Treasuring, but not measuring: Personal and social development – Tony Taylor

In theory, I’m about to have a quiet August, largely free from maintaining the IDYW website, responding to Facebook and twittering. Obviously, you will be devastated at the news, but never fear find below the link to the latest article on the rejuvenated Youth & Policy platform. By chance, it’s a piece of mine, something of a rant about my deep misgivings about the contemporary, neoliberal obsession with measuring the immeasurable and its insidious impact on youth work. I know it’s hardly holiday reading, but if you do get round to glancing at its sparkling prose, comments however caustic welcomed.

Treasuring, but not measuring: Personal and social development

Perplexed as usual – Ta to Justin Wyllie for photo

Tony Taylor of In Defence of Youth Work (IDYW) was invited by the Centre for Youth Impact (CYI) to debate with Paul Oginsky at a conference ‘Measure & Treasure’ held on March 16th, 2017 in London. The following is a version of what he would have said if time had allowed. It is structured around the five questions posed in advance of the conference by Bethia McNeil, the CYI’s director.

I begin:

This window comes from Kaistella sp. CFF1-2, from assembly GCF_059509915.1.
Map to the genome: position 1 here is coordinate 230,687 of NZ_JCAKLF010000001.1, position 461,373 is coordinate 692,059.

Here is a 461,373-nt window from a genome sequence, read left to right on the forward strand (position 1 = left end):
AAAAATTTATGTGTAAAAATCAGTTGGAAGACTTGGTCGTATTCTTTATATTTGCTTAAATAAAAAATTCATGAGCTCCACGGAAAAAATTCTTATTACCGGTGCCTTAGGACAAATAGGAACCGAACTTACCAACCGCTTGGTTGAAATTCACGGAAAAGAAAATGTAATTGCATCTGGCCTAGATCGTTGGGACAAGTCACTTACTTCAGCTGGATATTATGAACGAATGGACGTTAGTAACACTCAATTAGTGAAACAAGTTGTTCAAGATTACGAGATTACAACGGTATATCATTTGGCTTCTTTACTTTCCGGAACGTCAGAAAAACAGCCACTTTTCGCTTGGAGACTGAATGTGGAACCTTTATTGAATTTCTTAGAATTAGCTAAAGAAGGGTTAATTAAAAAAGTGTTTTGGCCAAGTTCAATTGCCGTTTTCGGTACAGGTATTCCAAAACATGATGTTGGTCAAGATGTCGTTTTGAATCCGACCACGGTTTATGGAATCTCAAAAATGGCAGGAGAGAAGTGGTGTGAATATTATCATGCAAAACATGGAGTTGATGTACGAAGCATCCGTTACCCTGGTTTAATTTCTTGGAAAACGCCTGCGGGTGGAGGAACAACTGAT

As you might expect there are differing interpretations of what we mean by PSD, but all aspire to be holistic, to be concerned with the whole person, their values, their knowledge, their skills, their emotions and desires. Fascinatingly, from a youth work perspective, half a century ago in 1967, Bernard Davies and Alan Gibson, in repudiating the common-sense idea of an incremental adolescent journey to adult maturity, argued that the fundamental purpose of PSD should be to help young people acquire the social skills of cooperation and comradeship, to develop a commitment to the common good. In stark contrast today’s dominant version of PSD is deeply individualistic, leaning for sustenance on developmental and cognitive psychology with their behavioural impositions of stages, roles, traits and norms upon young people growing up. For my part, I remain committed to the version espoused by Davies and Gibson, later to be summed up in a 1977 Wigan Youth Service Programme of Action as ‘personal, social and political awareness’. Or, indeed, if I am mischievous, PSD is a matter of ‘consciousness’, the very mention of which poses insoluble dilemmas for those wishing to calculate its existence.